Have you ever wondered about the energy stored in dried-up seeds? What’s inside that makes it possible for life to spring out with just a wee bit of watering? Billy Mavreas has either spent his childhood dissecting seeds to find out just what a seed is made of, or he’s used the powers of his X-ray vision to compose the drawings for this book. Smudgy, spirited and teeming with rockin’ roiling energy, Billy’s drawings give us an entry into the vast mysteries a seed can hold.
OUT OF PRINT
How do you know if it’s there? And where’s the there anyway? Especially when what’s there on the page was never there in the first place. Scraps is a collection of related and unrelated, blurred, shadowy and half melted-away stuff—the stuff of museum catalogues, bus shelters, derelict garages and the studio floor. The images are a degraded low-res motley hodgepodge of mysterious beauty. As in Feyrer’s films, the narrative is found in the beholder’s imagination. Oh, and the magus, Aleister Crowley, is there too—if you can find him.
OUT OF PRINT
This book reads from front to back, but when you get to the end and close the cover you will want to turn the back cover upside down and look through the pages all over again from a brand-new perspective. Designed by Plummer to be read either way, this is a two-for-the-price-of-one book. All of Plummer’s elaborately detailed images look fantastic whichever way the book is opened.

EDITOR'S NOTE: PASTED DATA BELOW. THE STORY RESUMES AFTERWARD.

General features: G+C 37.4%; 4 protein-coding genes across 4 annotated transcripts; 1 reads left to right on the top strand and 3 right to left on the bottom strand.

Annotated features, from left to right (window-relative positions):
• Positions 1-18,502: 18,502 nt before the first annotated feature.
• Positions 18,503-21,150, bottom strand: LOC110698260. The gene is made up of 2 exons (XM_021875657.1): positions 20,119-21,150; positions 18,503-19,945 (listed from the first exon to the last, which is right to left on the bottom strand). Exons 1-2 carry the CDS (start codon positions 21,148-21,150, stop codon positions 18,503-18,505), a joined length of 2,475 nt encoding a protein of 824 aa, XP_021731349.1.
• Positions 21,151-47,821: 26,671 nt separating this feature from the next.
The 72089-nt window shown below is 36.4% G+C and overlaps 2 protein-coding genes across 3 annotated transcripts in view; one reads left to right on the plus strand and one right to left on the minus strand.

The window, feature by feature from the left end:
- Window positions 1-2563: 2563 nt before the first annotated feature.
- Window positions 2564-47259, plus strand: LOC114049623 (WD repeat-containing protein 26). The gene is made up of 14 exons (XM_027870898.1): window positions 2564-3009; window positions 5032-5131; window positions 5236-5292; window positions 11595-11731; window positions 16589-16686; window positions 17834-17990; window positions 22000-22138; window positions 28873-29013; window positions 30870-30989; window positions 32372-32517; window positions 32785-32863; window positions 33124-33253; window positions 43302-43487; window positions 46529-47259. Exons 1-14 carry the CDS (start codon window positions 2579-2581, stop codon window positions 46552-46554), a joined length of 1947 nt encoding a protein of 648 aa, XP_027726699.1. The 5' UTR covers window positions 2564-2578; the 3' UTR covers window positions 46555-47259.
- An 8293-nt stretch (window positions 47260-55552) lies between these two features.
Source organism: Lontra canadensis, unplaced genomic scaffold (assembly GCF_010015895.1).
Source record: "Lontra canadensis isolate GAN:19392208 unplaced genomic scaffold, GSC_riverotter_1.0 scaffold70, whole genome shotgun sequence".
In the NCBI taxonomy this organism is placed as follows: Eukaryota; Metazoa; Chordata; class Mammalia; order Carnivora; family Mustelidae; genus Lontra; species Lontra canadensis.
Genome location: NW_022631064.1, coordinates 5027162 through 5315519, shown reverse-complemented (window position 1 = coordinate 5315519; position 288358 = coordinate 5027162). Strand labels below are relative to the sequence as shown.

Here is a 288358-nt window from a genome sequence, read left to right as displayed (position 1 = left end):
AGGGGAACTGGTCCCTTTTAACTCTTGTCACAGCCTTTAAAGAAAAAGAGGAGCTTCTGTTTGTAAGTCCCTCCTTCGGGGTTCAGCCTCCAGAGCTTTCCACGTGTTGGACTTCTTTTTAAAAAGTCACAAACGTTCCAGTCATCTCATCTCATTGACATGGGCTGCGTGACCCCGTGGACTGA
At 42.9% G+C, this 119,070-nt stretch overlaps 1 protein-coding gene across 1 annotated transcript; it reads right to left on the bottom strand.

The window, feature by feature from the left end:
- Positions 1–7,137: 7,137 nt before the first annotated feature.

It’s OK. Even if you still have your greasy forty-year-old copy of Joy of Cooking, you can take delight in Ross Macaulay’s Recipe Written from Memory #1, and even make use of it. The first in Macaulay’s series of illustrated cookbooks, Recipe #1 is subtitled This is HOW I BAKE Focaccia. Each page of the booklet displays a new and different font produced by Macaulay to add more interest and pleasure to your time spent baking than any traditional cookbook could provide. NB: This focaccia recipe was tested in the Perro Verlag Kitchens to ensure quality and accuracy of measurement.
In this book, the performance artist Marlaina Buch gives us her rap lyrics that are not for the faint vegetarian heart. Buch’s message might be that eating meat is OK, and even good for you, and hunting animals for food is better than buying your meat over the counter in the supermarket. “Forest Flesh ain’t diabolical. Grill it Babe, it’s biological!” Is Buch being ironic here? In another stanza from the same song: “‘I don’t eat eggs. I don’t eat cheese.’ Please! Your cell phone is killing off them killer bees.” 20 pages, with 5 colour pages of Buch’s performances.